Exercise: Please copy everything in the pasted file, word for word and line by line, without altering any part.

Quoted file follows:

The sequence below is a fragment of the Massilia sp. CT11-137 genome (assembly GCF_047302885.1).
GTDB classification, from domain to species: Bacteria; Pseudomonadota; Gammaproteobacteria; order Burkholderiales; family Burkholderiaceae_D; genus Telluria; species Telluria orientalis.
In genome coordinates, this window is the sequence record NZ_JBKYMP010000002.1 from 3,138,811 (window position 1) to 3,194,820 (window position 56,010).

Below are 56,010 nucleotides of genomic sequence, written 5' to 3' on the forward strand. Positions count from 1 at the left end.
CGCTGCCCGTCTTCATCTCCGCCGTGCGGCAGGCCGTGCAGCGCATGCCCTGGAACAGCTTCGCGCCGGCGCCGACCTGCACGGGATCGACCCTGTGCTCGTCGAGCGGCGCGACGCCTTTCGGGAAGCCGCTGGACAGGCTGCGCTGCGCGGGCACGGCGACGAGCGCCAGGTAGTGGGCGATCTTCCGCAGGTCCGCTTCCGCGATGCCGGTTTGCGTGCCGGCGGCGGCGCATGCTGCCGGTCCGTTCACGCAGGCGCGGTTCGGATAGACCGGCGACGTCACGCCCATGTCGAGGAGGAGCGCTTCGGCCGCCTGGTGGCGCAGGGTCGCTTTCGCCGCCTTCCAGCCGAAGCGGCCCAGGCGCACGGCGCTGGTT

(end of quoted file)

The sequence below is a fragment of the Massilia sp. CT11-137 genome (assembly GCF_047302885.1).
GTDB classification, from domain to species: Bacteria; Pseudomonadota; Gammaproteobacteria; order Burkholderiales; family Burkholderiaceae_D; genus Telluria; species Telluria orientalis.
In genome coordinates, this window is the sequence record NZ_JBKYMP010000002.1 from 3,138,811 (window position 1) to 3,194,820 (window position 56,010).

Below are 56,010 nucleotides of genomic sequence, written 5' to 3' on the forward strand. Positions count from 1 at the left end.
CGCTGCCCGTCTTCATCTCCGCCGTGCGGCAGGCCGTGCAGCGCATGCCCTGGAACAGCTTCGCGCCGGCGCCGACCTGCACGGGATCGACCCTGTGCTCGTCGAGCGGCGCGACGCCTTTCGGGAAGCCGCTGGACAGGCTGCGCTGCGCGGGCACGGCGACGAGCGCCAGGTAGTGGGCGATCTTCCGCAGGTCCGCTTCCGCGATGCCGGTTTGCGTGCCGGCGGCGGCGCATGCTGCCGGTCCGTTCACGCAGGCGCGGTTCGGATAGACCGGCGACGTCACGCCCATGTCGAGGAGGAGCGCTTCGGCCGCCTGGTGGCGCAGGGTCGCTTTCGCCGCCTTCCAGCCGAAGCGGCCCAGGCGCACGGCGCTGGTT